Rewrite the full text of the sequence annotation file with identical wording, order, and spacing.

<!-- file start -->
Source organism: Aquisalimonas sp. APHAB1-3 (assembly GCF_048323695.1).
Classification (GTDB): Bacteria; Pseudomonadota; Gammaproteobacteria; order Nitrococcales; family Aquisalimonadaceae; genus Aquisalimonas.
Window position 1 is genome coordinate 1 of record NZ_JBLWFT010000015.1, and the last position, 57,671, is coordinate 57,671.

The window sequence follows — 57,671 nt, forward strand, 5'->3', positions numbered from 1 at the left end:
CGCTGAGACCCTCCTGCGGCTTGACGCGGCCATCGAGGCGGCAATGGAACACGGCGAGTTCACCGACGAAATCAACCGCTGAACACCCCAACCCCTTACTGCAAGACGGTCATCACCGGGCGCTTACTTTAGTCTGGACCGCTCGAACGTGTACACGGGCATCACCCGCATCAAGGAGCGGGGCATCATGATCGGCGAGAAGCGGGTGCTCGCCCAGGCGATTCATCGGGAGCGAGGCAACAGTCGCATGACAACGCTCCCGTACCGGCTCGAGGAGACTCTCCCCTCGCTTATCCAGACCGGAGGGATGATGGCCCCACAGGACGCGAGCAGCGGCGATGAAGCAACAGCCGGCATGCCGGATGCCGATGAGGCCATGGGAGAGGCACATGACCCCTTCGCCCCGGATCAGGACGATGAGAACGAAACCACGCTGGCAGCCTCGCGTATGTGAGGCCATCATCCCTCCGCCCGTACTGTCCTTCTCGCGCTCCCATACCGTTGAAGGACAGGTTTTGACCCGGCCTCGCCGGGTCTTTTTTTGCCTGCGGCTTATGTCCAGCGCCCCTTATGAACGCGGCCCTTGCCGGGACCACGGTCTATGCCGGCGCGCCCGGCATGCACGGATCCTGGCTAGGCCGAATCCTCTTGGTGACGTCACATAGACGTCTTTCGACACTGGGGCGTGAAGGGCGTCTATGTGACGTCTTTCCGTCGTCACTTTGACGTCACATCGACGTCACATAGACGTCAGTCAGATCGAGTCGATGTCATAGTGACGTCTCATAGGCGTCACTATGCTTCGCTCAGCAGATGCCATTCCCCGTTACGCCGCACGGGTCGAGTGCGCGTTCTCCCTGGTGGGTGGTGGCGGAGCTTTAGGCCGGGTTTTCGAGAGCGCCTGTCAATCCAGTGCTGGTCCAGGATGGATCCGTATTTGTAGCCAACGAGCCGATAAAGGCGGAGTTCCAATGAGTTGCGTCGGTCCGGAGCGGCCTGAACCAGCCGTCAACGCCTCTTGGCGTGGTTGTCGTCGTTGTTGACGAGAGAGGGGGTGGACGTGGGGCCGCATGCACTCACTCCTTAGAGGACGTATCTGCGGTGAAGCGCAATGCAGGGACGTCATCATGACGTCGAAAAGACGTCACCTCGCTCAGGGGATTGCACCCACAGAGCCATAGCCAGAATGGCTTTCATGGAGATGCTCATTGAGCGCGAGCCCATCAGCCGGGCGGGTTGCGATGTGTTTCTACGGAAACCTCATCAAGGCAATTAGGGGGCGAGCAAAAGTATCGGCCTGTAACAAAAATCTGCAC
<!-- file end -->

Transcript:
Source organism: Aquisalimonas sp. APHAB1-3 (assembly GCF_048323695.1).
Classification (GTDB): Bacteria; Pseudomonadota; Gammaproteobacteria; order Nitrococcales; family Aquisalimonadaceae; genus Aquisalimonas.
Window position 1 is genome coordinate 1 of record NZ_JBLWFT010000015.1, and the last position, 57,671, is coordinate 57,671.

The window sequence follows — 57,671 nt, forward strand, 5'->3', positions numbered from 1 at the left end:
CGCTGAGACCCTCCTGCGGCTTGACGCGGCCATCGAGGCGGCAATGGAACACGGCGAGTTCACCGACGAAATCAACCGCTGAACACCCCAACCCCTTACTGCAAGACGGTCATCACCGGGCGCTTACTTTAGTCTGGACCGCTCGAACGTGTACACGGGCATCACCCGCATCAAGGAGCGGGGCATCATGATCGGCGAGAAGCGGGTGCTCGCCCAGGCGATTCATCGGGAGCGAGGCAACAGTCGCATGACAACGCTCCCGTACCGGCTCGAGGAGACTCTCCCCTCGCTTATCCAGACCGGAGGGATGATGGCCCCACAGGACGCGAGCAGCGGCGATGAAGCAACAGCCGGCATGCCGGATGCCGATGAGGCCATGGGAGAGGCACATGACCCCTTCGCCCCGGATCAGGACGATGAGAACGAAACCACGCTGGCAGCCTCGCGTATGTGAGGCCATCATCCCTCCGCCCGTACTGTCCTTCTCGCGCTCCCATACCGTTGAAGGACAGGTTTTGACCCGGCCTCGCCGGGTCTTTTTTTGCCTGCGGCTTATGTCCAGCGCCCCTTATGAACGCGGCCCTTGCCGGGACCACGGTCTATGCCGGCGCGCCCGGCATGCACGGATCCTGGCTAGGCCGAATCCTCTTGGTGACGTCACATAGACGTCTTTCGACACTGGGGCGTGAAGGGCGTCTATGTGACGTCTTTCCGTCGTCACTTTGACGTCACATCGACGTCACATAGACGTCAGTCAGATCGAGTCGATGTCATAGTGACGTCTCATAGGCGTCACTATGCTTCGCTCAGCAGATGCCATTCCCCGTTACGCCGCACGGGTCGAGTGCGCGTTCTCCCTGGTGGGTGGTGGCGGAGCTTTAGGCCGGGTTTTCGAGAGCGCCTGTCAATCCAGTGCTGGTCCAGGATGGATCCGTATTTGTAGCCAACGAGCCGATAAAGGCGGAGTTCCAATGAGTTGCGTCGGTCCGGAGCGGCCTGAACCAGCCGTCAACGCCTCTTGGCGTGGTTGTCGTCGTTGTTGACGAGAGAGGGGGTGGACGTGGGGCCGCATGCACTCACTCCTTAGAGGACGTATCTGCGGTGAAGCGCAATGCAGGGACGTCATCATGACGTCGAAAAGACGTCACCTCGCTCAGGGGATTGCACCCACAGAGCCATAGCCAGAATGGCTTTCATGGAGATGCTCATTGAGCGCGAGCCCATCAGCCGGGCGGGTTGCGATGTGTTTCTACGGAAACCTCATCAAGGCAATTAGGGGGCGAGCAAAAGTATCGGCCTGTAACAAAAATCTGCAC